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The Daily Tar Heel

Column: Give WNBA players their credit

Rajee headshot

Opinion writer Rajee Ganesan poses for a portrait. Photo courtesy of Rajee Ganesan.

Fueled by the recent events of police brutality and the shooting of Jacob Blake, athletes across major sports leagues have boycotted games in honor of the Black Lives Matter movement. The slow return of live sports also brings the resurfacing of some of the largest platforms for high-profile athletes in entertainment across the United States, and rightfully so. 

Thousands of athletes have used social media platforms to speak out on recent events, including topics like the All Lives Matter countermovement or the implicit bias of major news outlets when it comes to reporting on police brutality.

The NBA boycott, though justified, was certainly unprecedented — NBA players have only ever boycotted a game once before in the history of the league. During an exhibition game in 1961, Bill Russell and a few other members of the Celtics sat out in protest of racial justice. When NBA teams decided to sit out Wednesday’s playoff games, it set off a chain reaction with several MLB and MLS teams. 

NBA players certainly have the resources to continue calling for change in this way. The league has immense Black representation, individual stars with massive social media platforms and extensive support from coaches, owners and other leaders in the league. However, there is a major sports league that has been leading similar social activism efforts for years now with none of the praise: the WNBA.

In 2016, WNBA players led one of the first league-wide protests we had ever seen in professional sports. The Minnesota Lynx, New York Liberty, Indiana Fever and Phoenix Mercury began to wear black T-shirts during pregame warmups. This was in honor of Alton Sterling and Philando Castile, both Black men who had both been unjustly killed by police. The WNBA fined teams $5,000 each and each player $500 for failing to wear the standard team shirts.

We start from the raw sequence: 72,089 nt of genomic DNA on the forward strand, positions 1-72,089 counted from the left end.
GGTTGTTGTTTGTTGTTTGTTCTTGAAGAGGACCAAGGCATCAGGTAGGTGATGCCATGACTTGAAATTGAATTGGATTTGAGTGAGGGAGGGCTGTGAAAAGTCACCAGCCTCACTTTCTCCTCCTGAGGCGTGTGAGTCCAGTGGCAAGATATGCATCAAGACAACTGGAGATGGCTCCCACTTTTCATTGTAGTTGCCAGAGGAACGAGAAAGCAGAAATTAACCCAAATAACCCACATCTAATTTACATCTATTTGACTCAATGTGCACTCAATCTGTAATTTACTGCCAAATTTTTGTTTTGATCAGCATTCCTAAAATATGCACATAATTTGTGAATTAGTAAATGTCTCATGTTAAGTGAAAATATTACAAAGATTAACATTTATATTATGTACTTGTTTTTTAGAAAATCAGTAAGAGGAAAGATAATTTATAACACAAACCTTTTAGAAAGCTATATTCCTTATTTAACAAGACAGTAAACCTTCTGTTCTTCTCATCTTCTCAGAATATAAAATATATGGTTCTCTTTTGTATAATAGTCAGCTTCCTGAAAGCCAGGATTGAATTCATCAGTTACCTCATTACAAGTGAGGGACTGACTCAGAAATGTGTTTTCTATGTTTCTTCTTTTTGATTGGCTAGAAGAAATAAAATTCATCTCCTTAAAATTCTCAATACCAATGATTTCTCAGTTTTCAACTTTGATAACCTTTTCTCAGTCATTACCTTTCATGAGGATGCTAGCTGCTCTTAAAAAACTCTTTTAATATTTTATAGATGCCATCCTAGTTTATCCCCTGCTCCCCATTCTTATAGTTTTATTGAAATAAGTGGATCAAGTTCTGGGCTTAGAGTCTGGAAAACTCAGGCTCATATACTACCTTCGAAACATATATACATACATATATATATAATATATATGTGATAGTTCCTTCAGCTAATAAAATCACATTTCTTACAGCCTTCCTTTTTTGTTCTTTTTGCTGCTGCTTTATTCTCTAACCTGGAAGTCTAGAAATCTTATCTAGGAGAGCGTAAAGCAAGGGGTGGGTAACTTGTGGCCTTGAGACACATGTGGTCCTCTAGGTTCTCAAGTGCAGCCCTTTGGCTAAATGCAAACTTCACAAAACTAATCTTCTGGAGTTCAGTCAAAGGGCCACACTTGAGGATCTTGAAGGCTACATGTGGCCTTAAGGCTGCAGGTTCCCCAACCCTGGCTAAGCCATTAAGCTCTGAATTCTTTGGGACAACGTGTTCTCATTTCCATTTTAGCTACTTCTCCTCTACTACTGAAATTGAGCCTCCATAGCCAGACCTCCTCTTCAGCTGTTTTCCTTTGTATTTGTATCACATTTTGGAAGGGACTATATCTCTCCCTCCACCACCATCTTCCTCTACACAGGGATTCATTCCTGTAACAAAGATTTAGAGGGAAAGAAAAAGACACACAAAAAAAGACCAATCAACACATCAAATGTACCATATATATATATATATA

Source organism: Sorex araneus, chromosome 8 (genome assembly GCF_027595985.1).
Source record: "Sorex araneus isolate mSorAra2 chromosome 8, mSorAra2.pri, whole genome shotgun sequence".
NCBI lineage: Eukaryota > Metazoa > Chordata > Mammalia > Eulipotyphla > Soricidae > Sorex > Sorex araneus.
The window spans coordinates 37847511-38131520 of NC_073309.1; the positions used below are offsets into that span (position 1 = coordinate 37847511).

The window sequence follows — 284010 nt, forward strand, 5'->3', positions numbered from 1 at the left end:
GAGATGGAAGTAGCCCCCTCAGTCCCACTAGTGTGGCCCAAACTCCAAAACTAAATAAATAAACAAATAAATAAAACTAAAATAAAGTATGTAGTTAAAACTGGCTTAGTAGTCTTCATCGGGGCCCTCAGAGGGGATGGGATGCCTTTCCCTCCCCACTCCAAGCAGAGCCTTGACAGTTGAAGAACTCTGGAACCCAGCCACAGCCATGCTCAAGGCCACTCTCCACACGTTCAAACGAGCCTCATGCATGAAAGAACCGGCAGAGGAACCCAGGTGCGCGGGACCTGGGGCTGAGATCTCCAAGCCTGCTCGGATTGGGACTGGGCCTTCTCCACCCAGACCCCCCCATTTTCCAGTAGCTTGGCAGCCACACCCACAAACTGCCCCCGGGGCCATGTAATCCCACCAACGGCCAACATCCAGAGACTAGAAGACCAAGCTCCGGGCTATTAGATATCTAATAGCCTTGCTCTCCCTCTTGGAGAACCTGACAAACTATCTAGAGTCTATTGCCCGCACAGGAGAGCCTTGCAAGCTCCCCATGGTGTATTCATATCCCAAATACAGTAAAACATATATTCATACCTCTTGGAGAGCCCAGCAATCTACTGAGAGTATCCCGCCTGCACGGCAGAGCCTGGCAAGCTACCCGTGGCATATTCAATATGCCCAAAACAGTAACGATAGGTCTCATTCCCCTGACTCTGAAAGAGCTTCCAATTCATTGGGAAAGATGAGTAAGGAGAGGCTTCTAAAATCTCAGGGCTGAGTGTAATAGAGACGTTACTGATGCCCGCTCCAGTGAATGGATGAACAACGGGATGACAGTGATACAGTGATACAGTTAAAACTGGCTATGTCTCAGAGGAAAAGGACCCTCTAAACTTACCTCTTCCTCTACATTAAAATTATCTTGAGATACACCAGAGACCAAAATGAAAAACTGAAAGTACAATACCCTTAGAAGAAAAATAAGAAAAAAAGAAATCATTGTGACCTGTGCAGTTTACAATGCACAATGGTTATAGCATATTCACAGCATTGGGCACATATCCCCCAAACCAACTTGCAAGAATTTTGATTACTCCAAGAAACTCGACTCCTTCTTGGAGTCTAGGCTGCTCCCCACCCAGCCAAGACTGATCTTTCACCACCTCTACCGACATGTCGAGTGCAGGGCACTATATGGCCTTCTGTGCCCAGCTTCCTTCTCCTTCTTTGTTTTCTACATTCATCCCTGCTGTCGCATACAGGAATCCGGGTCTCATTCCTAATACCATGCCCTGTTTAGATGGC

This quickly ignited a league-wide discussion and support for the Black Lives Matter movement, as well as a condemnation of WNBA leadership. Tina Charles, playing for the Liberty at the time, criticized the league for supporting causes like Breast Cancer Awareness and Pride, but not issues concerning race. Lisa Borders, the WNBA president at the time, quickly rescinded the initial fines in response to backlash from players and fans. The protests continued into the playoffs, and in solidarity with Colin Kaepernick, entire teams began kneeling for the national anthem or staying in the locker room altogether. Since then, the league has been incredibly vocal on social justice issues, even dedicating the 2020 season to Breonna Taylor and the Say Her Name movement.

However, WNBA players make, on average, $75,000 a year in the league, with only a few players earning up to $113,000. And unlike the NBA, many of the players aren’t looking at significant endorsements, and opportunities in sports-related fields are limited. Many WNBA athletes spend the offseason playing on professional teams overseas to supplement their WNBA incomes. 

It’s no secret that the NBA does bring in more revenue, allowing it to pay multimillion-dollar salaries to its star players. However, the women of the league deserve a fair share of the revenue of the WNBA. Currently, the NBA pays its players 50 percent of its total revenue, but WNBA players take home less than 25 percent of the league's total earnings. When they advocate for social justice issues, they do so while risking their minimal earnings and professional images.

It’s time to give the women their credit, financially and otherwise. When it comes to social activism, they have set the stage and seamlessly paved the way for other leagues to follow in their footsteps, regardless of the backlash. And, they do so while receiving half the television airtime and earning a fraction of their male counterparts. They risked their professionalism and financial security in order to make their statements on the matter, and set the standard for activism among sports leagues. 

It’s time for the WNBA administration and leaders in basketball to call for better pay equity and recognize the WNBA as the trailblazers they are — in athletics and in social justice.


@dthopinion |

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